Within an hour of commencing our hike, the weather seriously dampened some of those humans’ spirits. It started raining and thunder and lightning began filling the heavens with a thumping light show. Then, all hail broke loose. We spread out along the edge of the trail near the patchy cover of conifers for about half an hour while hail whacked and bounced off us like rubbery gravel and rain soaked into our clothes without regard to our rain jackets and ponchos. After that quenching, the youngest member of our group, Miles, seemed to lose his thirst for the adventure. Yet, with some encouragement and coaxing, we eventually made it to Dollar Lake, our destination for the day. We were able to find enough dry wood to light a fire and dehydrate our sopping shoes until they were just damp.

Some of the best moments in the mountains happen around a campfire.

Some of the best moments in the mountains happen around a campfire.

The next day, we got up at 6:30 AM and began the toughest part of our expedition. From Dollar Lake, it’s about 13 miles to the top of Kings Peak and back. Several shortcuts exist but some of them take longer than the established route due to tricky terrain. For the regular path, you first climb to Gunsight Pass, which is higher than Mount Timpanogos at an elevation of 11,888 feet. Next, you dip down 600 feet into Painter Basin. Although Painter Basin is bypassed by all of Kings’ shortcuts, it’s one of the prettiest parts of the hike in my opinion. You emerge from Painter Basin with a steady climb to Anderson Pass, Kings’ saddle, which tops out around 12,700 feet. Nothing but small alpine grasses and mosses grow past Painter Basin; the terrain is mostly rock and prolific fingers of flowing water at that point. Beyond Anderson Pass, Kings Peak stares sharply down from another 800 feet up, a giant mass of immense stone slabs where no marked trail exists and sudden cliffs plunge around every turn.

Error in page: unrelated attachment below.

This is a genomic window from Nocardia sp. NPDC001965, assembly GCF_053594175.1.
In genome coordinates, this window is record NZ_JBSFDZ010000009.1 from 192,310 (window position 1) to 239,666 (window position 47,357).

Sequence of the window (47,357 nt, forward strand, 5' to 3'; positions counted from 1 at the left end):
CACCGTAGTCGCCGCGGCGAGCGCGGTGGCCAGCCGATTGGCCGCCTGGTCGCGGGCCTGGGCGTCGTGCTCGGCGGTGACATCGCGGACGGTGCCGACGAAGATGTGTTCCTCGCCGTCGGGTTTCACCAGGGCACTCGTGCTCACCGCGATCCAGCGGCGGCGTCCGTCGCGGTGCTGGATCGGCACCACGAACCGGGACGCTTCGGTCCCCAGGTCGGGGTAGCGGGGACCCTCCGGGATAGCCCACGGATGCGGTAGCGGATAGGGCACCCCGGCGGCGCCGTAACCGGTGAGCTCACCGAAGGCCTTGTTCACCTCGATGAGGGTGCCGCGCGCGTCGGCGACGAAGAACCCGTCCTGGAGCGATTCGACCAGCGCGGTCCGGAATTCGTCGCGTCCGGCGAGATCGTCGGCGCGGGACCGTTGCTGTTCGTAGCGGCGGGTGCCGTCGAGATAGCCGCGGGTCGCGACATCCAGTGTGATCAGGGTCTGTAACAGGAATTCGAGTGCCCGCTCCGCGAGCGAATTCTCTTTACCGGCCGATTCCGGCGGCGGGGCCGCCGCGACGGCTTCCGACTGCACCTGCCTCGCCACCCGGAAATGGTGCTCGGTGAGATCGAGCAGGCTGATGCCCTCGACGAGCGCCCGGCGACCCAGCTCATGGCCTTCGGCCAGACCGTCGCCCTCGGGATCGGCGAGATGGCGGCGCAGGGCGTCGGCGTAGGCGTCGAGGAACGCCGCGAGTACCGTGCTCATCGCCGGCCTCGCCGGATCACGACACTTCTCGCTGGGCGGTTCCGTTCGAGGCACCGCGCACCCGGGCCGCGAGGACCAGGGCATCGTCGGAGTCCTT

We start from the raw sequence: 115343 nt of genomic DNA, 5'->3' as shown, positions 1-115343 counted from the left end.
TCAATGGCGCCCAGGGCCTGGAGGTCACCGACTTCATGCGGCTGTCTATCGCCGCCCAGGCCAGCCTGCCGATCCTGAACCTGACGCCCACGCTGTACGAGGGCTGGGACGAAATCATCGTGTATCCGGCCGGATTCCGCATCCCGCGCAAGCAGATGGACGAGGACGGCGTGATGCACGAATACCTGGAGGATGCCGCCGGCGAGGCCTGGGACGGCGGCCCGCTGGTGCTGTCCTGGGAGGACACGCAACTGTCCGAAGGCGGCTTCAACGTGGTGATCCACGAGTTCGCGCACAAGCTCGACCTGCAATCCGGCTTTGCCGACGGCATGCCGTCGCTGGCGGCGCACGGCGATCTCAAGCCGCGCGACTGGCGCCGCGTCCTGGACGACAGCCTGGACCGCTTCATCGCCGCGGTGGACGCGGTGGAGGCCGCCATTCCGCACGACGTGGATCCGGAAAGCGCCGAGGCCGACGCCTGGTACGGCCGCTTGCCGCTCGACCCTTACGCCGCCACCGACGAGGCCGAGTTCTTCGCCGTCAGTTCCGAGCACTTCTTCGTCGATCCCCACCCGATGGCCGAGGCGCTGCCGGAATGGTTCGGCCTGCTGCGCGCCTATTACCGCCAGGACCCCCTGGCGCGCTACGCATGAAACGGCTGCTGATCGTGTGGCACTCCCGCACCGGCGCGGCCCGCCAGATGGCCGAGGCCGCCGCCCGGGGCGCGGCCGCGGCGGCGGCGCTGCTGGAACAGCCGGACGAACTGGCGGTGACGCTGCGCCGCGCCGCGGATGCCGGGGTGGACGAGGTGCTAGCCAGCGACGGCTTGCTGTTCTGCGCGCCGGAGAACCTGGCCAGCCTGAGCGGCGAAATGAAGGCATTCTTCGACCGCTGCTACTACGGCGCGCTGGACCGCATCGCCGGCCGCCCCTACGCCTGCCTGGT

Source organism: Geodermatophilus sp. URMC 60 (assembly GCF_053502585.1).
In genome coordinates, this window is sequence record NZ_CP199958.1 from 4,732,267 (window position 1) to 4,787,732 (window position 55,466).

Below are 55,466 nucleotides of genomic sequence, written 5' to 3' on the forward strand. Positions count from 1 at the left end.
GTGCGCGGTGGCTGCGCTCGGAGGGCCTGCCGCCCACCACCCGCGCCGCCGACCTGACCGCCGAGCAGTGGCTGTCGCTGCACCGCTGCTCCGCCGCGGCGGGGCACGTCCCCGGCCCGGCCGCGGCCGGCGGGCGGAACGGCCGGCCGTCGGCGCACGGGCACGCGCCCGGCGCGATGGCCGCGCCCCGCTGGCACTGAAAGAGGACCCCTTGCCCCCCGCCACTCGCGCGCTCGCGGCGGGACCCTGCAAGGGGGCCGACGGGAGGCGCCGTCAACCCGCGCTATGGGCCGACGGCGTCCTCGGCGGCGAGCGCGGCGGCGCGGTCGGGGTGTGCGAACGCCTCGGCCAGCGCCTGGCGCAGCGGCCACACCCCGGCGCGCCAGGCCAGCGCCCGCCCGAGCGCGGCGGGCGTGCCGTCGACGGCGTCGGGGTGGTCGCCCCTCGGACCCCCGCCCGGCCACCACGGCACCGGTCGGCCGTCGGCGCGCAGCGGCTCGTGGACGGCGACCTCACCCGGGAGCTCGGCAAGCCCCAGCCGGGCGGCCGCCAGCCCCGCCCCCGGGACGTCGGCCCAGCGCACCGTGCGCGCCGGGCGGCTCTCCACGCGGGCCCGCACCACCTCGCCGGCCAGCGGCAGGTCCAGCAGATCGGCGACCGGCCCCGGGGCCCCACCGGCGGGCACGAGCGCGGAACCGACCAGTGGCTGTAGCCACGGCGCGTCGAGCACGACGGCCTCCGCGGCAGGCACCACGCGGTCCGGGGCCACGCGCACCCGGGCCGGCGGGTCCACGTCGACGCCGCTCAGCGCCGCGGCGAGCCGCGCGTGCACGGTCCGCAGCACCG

After trekking for hours in soggy shoes, this fire was an indispensable dehumidifier.

After trekking for hours in soggy shoes, this fire was an indispensable dehumidifier.

All of our group made it to Anderson Pass. However, only three of us journeyed further. Ryan and Benson were experiencing a mix of exhaustion and elevation by then and the results were not good nor speedy. While others in our group waited on them, Miles, Jason, and I started our ascent to the summit.